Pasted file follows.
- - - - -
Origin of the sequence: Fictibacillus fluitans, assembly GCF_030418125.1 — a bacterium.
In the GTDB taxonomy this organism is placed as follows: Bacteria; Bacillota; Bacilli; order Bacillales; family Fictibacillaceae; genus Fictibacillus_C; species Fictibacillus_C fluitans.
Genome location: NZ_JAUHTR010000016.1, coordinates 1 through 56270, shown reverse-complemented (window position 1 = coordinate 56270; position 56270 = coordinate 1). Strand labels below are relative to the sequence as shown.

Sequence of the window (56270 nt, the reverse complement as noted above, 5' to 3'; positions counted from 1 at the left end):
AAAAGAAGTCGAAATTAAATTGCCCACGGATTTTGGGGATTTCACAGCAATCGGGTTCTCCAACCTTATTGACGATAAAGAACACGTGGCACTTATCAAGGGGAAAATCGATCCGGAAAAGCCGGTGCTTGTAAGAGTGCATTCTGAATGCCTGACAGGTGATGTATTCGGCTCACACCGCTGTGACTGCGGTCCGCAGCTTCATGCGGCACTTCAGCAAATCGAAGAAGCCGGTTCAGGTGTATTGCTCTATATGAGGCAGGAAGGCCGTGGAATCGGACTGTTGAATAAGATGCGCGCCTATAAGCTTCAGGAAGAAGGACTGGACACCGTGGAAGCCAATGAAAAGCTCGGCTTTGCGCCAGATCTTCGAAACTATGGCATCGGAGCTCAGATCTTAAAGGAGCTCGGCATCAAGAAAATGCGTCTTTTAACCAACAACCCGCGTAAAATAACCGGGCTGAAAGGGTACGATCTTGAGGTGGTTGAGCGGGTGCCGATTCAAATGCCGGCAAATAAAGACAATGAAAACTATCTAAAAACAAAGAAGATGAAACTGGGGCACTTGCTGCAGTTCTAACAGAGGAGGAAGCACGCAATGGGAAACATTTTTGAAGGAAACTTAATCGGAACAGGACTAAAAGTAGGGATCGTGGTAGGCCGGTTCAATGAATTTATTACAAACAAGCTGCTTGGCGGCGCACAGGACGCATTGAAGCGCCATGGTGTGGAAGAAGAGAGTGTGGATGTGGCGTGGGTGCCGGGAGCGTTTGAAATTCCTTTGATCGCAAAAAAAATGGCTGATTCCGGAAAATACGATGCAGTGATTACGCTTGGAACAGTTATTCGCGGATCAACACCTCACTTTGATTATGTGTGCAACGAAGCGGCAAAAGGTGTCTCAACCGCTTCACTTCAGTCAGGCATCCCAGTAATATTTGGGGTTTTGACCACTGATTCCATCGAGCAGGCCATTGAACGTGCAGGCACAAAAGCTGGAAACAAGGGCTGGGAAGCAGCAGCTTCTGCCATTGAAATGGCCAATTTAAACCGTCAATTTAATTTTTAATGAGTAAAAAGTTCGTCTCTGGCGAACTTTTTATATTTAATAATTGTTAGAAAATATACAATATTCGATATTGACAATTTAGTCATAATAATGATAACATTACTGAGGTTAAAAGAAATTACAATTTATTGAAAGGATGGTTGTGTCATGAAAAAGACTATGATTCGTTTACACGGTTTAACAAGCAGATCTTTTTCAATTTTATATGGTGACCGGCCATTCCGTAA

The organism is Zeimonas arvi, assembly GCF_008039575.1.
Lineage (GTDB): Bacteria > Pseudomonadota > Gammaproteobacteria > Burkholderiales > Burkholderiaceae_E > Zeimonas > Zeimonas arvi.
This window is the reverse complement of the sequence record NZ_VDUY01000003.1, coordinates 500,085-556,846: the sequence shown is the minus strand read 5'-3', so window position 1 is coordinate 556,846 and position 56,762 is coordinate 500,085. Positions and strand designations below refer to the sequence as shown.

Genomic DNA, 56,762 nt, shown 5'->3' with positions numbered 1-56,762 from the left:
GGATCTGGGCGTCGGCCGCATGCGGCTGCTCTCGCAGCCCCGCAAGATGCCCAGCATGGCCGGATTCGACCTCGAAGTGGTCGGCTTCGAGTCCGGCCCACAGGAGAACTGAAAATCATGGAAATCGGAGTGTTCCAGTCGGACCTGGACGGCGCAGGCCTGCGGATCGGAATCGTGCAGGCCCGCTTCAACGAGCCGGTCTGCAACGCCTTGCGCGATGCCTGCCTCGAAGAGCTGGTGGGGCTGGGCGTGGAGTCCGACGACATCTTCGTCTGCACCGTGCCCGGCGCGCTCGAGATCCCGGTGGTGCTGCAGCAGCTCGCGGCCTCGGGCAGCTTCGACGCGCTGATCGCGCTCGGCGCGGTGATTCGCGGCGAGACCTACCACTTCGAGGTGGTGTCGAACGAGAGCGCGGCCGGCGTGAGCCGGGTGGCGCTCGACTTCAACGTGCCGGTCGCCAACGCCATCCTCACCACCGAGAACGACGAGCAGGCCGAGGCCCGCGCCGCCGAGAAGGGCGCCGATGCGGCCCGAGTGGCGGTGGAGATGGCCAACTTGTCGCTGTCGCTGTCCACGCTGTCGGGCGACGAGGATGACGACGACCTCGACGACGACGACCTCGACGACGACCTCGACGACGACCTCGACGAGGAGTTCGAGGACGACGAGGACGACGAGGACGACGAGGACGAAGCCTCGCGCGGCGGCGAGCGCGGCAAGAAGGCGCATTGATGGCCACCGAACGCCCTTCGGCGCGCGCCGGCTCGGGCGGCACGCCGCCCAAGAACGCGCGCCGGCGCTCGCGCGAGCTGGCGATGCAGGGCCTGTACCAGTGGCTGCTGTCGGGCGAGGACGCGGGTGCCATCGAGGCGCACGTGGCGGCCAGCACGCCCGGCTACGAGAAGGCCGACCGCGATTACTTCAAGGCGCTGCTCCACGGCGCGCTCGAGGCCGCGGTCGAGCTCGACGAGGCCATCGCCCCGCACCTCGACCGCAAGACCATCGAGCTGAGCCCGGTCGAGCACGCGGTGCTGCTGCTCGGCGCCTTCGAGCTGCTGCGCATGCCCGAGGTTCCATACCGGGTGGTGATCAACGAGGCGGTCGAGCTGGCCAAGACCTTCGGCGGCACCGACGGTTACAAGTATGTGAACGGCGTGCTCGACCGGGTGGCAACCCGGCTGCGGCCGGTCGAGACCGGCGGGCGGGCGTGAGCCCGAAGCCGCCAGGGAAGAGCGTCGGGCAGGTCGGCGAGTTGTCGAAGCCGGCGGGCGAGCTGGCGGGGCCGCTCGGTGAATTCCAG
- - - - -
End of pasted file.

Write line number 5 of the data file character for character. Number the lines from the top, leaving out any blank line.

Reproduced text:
AAAAGAAGTCGAAATTAAATTGCCCACGGATTTTGGGGATTTCACAGCAATCGGGTTCTCCAACCTTATTGACGATAAAGAACACGTGGCACTTATCAAGGGGAAAATCGATCCGGAAAAGCCGGTGCTTGTAAGAGTGCATTCTGAATGCCTGACAGGTGATGTATTCGGCTCACACCGCTGTGACTGCGGTCCGCAGCTTCATGCGGCACTTCAGCAAATCGAAGAAGCCGGTTCAGGTGTATTGCTCTATATGAGGCAGGAAGGCCGTGGAATCGGACTGTTGAATAAGATGCGCGCCTATAAGCTTCAGGAAGAAGGACTGGACACCGTGGAAGCCAATGAAAAGCTCGGCTTTGCGCCAGATCTTCGAAACTATGGCATCGGAGCTCAGATCTTAAAGGAGCTCGGCATCAAGAAAATGCGTCTTTTAACCAACAACCCGCGTAAAATAACCGGGCTGAAAGGGTACGATCTTGAGGTGGTTGAGCGGGTGCCGATTCAAATGCCGGCAAATAAAGACAATGAAAACTATCTAAAAACAAAGAAGATGAAACTGGGGCACTTGCTGCAGTTCTAACAGAGGAGGAAGCACGCAATGGGAAACATTTTTGAAGGAAACTTAATCGGAACAGGACTAAAAGTAGGGATCGTGGTAGGCCGGTTCAATGAATTTATTACAAACAAGCTGCTTGGCGGCGCACAGGACGCATTGAAGCGCCATGGTGTGGAAGAAGAGAGTGTGGATGTGGCGTGGGTGCCGGGAGCGTTTGAAATTCCTTTGATCGCAAAAAAAATGGCTGATTCCGGAAAATACGATGCAGTGATTACGCTTGGAACAGTTATTCGCGGATCAACACCTCACTTTGATTATGTGTGCAACGAAGCGGCAAAAGGTGTCTCAACCGCTTCACTTCAGTCAGGCATCCCAGTAATATTTGGGGTTTTGACCACTGATTCCATCGAGCAGGCCATTGAACGTGCAGGCACAAAAGCTGGAAACAAGGGCTGGGAAGCAGCAGCTTCTGCCATTGAAATGGCCAATTTAAACCGTCAATTTAATTTTTAATGAGTAAAAAGTTCGTCTCTGGCGAACTTTTTATATTTAATAATTGTTAGAAAATATACAATATTCGATATTGACAATTTAGTCATAATAATGATAACATTACTGAGGTTAAAAGAAATTACAATTTATTGAAAGGATGGTTGTGTCATGAAAAAGACTATGATTCGTTTACACGGTTTAACAAGCAGATCTTTTTCAATTTTATATGGTGACCGGCCATTCCGTAA